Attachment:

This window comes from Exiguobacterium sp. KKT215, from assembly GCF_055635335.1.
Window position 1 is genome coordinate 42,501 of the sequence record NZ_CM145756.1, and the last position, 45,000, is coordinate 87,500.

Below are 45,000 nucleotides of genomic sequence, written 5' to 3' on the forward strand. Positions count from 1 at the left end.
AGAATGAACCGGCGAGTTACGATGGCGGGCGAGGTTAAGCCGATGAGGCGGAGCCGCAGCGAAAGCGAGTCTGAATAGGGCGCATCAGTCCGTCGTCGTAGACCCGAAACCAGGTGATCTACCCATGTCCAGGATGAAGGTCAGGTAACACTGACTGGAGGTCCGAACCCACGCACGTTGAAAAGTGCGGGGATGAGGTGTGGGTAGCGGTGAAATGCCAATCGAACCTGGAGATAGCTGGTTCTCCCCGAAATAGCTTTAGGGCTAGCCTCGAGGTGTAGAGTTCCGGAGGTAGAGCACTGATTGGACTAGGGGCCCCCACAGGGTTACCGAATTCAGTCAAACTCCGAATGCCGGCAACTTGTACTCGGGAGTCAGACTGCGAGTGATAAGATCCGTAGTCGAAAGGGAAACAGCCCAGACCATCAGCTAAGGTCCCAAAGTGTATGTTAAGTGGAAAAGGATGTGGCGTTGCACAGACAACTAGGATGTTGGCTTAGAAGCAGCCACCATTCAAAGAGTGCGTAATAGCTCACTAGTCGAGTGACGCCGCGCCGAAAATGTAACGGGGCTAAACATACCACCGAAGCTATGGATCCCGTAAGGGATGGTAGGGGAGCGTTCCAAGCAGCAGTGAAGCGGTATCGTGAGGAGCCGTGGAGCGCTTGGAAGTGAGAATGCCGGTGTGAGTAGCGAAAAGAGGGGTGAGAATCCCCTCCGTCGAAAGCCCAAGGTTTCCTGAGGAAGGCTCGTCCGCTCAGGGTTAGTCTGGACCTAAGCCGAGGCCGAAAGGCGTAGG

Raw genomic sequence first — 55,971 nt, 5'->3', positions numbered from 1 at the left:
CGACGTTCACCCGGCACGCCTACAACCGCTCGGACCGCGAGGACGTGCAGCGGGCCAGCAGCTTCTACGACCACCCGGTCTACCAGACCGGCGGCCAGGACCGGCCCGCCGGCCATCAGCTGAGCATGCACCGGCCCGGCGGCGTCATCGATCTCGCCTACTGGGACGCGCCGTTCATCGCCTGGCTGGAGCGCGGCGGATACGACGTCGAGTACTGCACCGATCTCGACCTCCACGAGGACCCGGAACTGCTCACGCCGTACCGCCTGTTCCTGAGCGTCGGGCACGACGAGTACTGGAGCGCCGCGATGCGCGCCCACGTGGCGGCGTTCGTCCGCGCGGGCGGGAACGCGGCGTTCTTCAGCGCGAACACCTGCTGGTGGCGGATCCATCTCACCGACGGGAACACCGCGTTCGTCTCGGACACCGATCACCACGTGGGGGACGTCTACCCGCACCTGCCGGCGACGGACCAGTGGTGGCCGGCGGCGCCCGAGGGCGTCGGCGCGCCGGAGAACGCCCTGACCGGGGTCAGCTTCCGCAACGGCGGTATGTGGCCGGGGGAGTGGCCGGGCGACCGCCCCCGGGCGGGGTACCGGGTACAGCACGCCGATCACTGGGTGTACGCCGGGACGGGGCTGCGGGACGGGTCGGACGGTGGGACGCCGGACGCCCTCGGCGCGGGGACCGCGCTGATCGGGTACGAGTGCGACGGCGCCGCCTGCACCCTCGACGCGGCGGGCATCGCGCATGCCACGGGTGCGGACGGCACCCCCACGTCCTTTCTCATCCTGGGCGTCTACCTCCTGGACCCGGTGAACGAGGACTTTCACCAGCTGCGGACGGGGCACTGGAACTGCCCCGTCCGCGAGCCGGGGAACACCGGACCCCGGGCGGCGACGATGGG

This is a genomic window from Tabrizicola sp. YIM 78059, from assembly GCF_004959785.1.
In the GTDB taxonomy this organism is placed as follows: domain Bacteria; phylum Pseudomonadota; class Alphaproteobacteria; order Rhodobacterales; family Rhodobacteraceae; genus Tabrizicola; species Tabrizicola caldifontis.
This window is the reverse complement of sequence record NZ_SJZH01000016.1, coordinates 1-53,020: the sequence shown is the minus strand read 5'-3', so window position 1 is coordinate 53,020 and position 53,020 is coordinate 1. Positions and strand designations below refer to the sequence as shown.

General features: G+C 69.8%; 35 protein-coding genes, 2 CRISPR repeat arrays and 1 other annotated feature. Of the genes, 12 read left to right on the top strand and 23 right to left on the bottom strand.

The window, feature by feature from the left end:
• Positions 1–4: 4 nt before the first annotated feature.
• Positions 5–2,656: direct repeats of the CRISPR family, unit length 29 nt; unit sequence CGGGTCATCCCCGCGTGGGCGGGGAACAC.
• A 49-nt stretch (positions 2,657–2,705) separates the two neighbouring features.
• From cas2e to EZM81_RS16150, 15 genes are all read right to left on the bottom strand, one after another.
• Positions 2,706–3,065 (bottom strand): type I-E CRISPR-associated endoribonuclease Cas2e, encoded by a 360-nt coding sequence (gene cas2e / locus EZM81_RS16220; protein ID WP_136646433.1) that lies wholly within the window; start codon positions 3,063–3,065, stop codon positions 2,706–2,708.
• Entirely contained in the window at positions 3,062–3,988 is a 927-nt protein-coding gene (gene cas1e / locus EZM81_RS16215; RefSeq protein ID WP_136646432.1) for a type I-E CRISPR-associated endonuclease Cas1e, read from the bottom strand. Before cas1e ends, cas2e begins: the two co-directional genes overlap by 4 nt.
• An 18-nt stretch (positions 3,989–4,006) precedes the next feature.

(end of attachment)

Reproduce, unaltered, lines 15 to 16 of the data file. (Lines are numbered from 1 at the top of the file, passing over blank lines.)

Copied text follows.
• From cas2e to EZM81_RS16150, 15 genes are all read right to left on the bottom strand, one after another.
• Positions 2,706–3,065 (bottom strand): type I-E CRISPR-associated endoribonuclease Cas2e, encoded by a 360-nt coding sequence (gene cas2e / locus EZM81_RS16220; protein ID WP_136646433.1) that lies wholly within the window; start codon positions 3,063–3,065, stop codon positions 2,706–2,708.